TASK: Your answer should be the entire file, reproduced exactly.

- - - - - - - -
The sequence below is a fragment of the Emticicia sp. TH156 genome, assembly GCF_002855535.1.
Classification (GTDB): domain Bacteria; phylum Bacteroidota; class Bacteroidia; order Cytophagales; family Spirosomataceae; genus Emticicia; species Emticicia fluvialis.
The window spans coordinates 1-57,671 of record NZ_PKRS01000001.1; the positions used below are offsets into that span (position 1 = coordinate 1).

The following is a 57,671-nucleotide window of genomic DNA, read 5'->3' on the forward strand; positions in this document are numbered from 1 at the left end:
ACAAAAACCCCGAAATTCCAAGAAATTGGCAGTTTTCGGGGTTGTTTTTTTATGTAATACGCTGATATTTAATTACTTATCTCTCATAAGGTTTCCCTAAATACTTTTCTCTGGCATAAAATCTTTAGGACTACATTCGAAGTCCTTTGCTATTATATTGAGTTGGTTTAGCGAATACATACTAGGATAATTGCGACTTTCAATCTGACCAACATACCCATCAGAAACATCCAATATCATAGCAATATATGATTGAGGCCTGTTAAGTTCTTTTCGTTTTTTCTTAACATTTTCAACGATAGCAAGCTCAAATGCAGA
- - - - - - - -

The sequence below is a fragment of the Emticicia sp. TH156 genome, assembly GCF_002855535.1.
Classification (GTDB): domain Bacteria; phylum Bacteroidota; class Bacteroidia; order Cytophagales; family Spirosomataceae; genus Emticicia; species Emticicia fluvialis.
The window spans coordinates 1-57,671 of record NZ_PKRS01000001.1; the positions used below are offsets into that span (position 1 = coordinate 1).

The following is a 57,671-nucleotide window of genomic DNA, read 5'->3' on the forward strand; positions in this document are numbered from 1 at the left end:
ACAAAAACCCCGAAATTCCAAGAAATTGGCAGTTTTCGGGGTTGTTTTTTTATGTAATACGCTGATATTTAATTACTTATCTCTCATAAGGTTTCCCTAAATACTTTTCTCTGGCATAAAATCTTTAGGACTACATTCGAAGTCCTTTGCTATTATATTGAGTTGGTTTAGCGAATACATACTAGGATAATTGCGACTTTCAATCTGACCAACATACCCATCAGAAACATCCAATATCATAGCAATATATGATTGAGGCCTGTTAAGTTCTTTTCGTTTTTTCTTAACATTTTCAACGATAGCAAGCTCAAATGCAGA